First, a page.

Our lead, a classical fan, was a bit out of joint for a while about it, but eventually classical went south when the spa switched to a satellite service that played all new-agey spa music. We would hear the same songs every two days or so, but at least we weren’t playing romantic music from a tragic scene of a popular movie.

March 17, 2011

In Defense of Envy

When I was in massage school, I heard some pretty bad things about Massage Envy. Mostly, the talk involved a lot of insinuation about slave labor, low wages, and cookie-cutter massages. And yet, that's the first place I went when I graduated and applied for a job. Why? Because Seattle is knee-deep in massage therapists, and I figured if I really wanted to learn to help people and become competitive, then I needed practice. And lots of it. Which is exactly what I got at Seattle's Northgate Massage Envy, and I have never regretted it. At the end of my first year when I was ready to go out and try massage in other venues, I had around an 80% fill-rate and around a 70% request rate. I had wonderful clients, and a strong team of peers who specialized in many, many forms of massage. I had an average tip rate of $15 an hour, bringing my wage up to $30-31 per hour, and I also had full medical insurance and some awesome discounted continuing education hours in hot stone and pregnancy massage. All in all, not a bad deal for a first massage job.

But, I still needed to know what massage was like in other environments. And so after that first job, I worked for two chiropractors, a small massage studio, and a large day spa as an employee. Furthermore, I worked for two small studios as an independent contractor. Recently, my husband and I moved to Lake Stevens and so I changed jobs again. I still work as an independent contractor for a close friend of mine, but for my "steady paycheck" job, I went back to . . . . Massage Envy, this time in Everett. When I mentioned to some of my students in a cupping class that I was going back to Envy, one said "Massage Envy?" in disbelief, and the other said, "Isn't that where all the bad therapists end up?"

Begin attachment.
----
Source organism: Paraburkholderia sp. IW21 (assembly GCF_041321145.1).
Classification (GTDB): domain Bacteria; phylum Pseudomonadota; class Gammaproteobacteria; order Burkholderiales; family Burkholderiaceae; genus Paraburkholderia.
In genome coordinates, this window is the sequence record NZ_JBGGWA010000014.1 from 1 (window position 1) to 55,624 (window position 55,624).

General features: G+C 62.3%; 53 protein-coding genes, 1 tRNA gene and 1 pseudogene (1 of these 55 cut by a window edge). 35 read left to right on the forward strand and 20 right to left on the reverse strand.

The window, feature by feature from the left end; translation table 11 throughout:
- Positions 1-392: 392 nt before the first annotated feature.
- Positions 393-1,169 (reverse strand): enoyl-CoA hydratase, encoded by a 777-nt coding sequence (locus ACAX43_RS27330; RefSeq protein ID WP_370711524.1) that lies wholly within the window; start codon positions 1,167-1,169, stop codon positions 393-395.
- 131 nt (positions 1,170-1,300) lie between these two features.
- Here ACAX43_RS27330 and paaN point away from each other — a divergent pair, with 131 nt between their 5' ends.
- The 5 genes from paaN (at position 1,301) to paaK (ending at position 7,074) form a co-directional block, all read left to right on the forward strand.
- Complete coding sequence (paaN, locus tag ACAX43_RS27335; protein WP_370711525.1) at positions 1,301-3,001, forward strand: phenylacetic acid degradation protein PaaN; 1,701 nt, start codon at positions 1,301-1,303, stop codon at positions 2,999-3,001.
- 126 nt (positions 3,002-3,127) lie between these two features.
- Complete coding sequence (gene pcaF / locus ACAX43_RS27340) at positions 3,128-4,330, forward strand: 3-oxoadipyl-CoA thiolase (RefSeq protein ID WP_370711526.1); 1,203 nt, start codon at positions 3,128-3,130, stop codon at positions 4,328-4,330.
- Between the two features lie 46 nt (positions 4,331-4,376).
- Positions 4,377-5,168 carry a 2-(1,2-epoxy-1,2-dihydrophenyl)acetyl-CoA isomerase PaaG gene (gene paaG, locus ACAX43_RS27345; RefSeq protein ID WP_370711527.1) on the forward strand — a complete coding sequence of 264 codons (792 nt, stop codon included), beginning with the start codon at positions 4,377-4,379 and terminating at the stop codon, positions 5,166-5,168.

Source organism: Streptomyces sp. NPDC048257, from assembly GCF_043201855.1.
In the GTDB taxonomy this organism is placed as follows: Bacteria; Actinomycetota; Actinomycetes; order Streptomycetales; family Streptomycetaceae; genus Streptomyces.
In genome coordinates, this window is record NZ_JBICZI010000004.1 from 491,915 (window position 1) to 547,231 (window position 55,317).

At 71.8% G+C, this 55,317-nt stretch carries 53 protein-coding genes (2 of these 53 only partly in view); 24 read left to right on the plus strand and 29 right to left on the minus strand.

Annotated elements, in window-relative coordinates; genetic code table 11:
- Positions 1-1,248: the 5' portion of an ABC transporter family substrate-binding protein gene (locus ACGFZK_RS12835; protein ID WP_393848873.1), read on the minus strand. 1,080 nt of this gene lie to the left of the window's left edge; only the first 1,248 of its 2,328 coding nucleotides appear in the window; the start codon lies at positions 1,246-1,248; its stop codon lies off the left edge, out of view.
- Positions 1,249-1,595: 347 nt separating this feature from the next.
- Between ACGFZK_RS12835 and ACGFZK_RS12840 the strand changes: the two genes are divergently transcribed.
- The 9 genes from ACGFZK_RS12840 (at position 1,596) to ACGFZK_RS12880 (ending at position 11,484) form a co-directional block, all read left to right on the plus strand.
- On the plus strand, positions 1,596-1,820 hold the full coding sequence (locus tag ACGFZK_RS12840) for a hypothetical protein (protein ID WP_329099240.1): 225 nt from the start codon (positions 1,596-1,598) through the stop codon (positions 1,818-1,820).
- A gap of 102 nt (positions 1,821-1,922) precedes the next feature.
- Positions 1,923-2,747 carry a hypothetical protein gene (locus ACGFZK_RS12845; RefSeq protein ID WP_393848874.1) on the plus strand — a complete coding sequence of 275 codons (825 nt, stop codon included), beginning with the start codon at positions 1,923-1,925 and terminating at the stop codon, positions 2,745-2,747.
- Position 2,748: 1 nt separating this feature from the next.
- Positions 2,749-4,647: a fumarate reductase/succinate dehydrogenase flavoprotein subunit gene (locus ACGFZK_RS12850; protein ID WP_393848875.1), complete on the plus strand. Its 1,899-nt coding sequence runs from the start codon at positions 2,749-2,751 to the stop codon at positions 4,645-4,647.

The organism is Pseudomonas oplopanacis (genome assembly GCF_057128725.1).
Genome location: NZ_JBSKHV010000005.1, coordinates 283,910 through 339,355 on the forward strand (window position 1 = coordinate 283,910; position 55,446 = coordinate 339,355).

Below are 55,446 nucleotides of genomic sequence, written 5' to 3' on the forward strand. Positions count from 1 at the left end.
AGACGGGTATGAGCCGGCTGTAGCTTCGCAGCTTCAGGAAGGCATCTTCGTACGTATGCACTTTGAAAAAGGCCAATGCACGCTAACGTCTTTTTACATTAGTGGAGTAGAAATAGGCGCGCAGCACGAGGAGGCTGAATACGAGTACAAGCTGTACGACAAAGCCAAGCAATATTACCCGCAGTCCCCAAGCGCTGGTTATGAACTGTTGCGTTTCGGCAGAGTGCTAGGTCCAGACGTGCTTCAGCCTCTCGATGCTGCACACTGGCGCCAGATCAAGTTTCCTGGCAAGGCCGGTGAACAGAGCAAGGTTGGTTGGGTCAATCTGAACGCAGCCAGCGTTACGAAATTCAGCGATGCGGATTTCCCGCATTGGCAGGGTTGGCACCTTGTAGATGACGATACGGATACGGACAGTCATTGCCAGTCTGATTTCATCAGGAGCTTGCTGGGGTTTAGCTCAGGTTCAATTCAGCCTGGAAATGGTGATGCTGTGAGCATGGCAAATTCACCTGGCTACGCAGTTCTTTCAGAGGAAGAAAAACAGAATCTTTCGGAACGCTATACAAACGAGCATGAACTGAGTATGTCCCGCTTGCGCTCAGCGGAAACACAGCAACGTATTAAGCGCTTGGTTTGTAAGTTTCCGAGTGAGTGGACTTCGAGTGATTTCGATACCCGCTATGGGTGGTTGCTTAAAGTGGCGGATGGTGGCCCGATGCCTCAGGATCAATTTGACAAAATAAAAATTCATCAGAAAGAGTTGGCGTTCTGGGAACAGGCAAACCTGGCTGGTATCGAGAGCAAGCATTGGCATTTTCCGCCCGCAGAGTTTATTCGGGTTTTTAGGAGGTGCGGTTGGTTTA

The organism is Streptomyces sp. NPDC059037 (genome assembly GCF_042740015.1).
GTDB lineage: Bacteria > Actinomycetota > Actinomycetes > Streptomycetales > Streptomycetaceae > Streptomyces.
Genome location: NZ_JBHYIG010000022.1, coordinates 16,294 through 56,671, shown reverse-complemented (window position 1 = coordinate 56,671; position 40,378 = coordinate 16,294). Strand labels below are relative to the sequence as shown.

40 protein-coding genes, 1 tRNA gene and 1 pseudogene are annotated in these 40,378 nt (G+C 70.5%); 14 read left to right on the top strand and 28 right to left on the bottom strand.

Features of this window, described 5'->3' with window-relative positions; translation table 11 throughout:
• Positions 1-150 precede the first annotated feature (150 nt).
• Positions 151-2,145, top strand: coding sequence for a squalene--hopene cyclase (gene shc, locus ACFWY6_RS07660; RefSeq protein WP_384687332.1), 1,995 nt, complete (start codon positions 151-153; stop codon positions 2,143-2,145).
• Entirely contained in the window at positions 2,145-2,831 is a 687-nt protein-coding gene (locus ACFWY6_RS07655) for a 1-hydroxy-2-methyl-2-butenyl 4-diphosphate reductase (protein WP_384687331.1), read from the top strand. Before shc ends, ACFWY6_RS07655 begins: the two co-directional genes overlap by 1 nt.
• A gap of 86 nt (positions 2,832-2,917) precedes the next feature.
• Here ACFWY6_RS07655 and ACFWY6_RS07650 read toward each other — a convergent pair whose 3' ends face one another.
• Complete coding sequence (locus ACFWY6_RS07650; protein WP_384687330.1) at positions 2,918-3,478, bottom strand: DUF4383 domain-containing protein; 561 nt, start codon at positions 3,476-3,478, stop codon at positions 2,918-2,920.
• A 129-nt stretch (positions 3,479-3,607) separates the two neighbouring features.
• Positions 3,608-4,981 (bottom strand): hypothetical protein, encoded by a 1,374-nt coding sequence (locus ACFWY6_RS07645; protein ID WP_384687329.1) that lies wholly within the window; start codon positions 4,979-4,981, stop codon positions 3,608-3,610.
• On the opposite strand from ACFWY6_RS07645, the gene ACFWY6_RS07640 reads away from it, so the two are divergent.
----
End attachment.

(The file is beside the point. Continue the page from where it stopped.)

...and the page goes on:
Okay, people, enough is enough. Would that all the "bad therapists" ended up at an Envy, because then we'd know where they all were and could quarantine the building or something. Unfortunately, they're scattered around everywhere, just as in every other profession on earth, and I have known them in every massage job I've had. Actually, because my Envy teams were so large and diverse, I've met some of my strongest therapist peers there. Many therapists work for Envy for good reasons:

1. It's flexible. You choose, or help choose, your schedule, and you can change it fairly easily without stress and pain from the employer.

2. It's good extra money. A busy Envy is money you can count on, especially in hard economic times. Many Envy therapists have their own businesses (outside of the non-compete) and use their Envy income to supplement that.

3. It's good practice for new therapists, because you see many, many clients in the full range of ages, body types, etc.